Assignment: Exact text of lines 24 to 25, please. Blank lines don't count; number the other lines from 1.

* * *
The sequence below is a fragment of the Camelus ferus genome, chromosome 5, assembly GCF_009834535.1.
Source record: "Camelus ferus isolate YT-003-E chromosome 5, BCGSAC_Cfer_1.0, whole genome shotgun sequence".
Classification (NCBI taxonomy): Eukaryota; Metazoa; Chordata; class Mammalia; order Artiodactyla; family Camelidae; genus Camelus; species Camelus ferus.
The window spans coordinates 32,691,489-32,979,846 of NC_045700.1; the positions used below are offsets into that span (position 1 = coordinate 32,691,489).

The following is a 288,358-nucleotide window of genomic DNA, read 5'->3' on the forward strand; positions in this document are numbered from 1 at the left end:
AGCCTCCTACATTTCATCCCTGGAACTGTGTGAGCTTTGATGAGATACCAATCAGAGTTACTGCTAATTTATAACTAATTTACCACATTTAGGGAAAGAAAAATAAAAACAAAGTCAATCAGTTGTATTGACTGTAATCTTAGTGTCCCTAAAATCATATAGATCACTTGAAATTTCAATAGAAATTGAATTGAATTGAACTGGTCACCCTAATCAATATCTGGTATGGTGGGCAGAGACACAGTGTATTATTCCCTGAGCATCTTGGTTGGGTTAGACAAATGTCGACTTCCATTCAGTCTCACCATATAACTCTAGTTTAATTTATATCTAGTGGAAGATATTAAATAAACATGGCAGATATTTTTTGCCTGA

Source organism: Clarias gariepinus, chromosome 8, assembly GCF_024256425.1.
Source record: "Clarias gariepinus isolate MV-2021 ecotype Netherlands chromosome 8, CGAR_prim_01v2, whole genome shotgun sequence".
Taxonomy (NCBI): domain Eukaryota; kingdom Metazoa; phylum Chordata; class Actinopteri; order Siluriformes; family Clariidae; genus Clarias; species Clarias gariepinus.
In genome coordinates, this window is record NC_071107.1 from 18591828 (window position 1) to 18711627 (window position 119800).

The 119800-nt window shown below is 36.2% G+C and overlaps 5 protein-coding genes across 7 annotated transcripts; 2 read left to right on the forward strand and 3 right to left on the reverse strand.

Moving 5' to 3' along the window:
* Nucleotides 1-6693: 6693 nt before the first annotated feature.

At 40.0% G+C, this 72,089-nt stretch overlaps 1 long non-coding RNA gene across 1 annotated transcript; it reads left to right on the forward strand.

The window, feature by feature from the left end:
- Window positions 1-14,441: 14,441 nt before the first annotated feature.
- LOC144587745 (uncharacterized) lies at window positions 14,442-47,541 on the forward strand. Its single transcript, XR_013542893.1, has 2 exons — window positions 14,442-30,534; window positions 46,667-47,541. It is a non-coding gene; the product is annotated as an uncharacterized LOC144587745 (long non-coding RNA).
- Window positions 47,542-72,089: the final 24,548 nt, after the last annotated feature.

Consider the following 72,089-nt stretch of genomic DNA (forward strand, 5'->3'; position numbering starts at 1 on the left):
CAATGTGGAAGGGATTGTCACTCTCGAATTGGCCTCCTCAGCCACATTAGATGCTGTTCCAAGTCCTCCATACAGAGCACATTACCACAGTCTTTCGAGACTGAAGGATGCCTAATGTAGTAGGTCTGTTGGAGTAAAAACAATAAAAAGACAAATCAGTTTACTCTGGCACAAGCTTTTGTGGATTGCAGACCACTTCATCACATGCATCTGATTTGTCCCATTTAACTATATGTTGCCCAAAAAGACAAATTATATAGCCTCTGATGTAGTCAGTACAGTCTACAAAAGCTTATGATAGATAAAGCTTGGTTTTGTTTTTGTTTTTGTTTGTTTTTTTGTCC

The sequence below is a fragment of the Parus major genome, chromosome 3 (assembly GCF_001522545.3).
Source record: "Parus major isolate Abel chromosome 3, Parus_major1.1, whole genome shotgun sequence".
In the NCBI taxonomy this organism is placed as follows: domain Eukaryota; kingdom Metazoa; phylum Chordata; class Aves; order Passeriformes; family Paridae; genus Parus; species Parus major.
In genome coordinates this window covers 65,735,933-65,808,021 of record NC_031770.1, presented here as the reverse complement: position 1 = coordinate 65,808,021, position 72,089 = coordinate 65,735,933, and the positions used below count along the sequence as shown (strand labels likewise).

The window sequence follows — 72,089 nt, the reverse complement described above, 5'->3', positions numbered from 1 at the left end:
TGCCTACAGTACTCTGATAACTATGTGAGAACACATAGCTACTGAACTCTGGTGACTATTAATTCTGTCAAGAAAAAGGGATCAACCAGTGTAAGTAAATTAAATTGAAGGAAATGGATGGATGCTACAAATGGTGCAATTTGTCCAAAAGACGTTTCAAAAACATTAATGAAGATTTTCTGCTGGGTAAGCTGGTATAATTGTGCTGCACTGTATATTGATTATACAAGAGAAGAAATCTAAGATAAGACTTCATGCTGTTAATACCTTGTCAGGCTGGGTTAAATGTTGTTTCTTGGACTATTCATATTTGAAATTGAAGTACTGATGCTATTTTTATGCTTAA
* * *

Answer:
In genome coordinates this window covers 65,735,933-65,808,021 of record NC_031770.1, presented here as the reverse complement: position 1 = coordinate 65,808,021, position 72,089 = coordinate 65,735,933, and the positions used below count along the sequence as shown (strand labels likewise).

The window sequence follows — 72,089 nt, the reverse complement described above, 5'->3', positions numbered from 1 at the left end: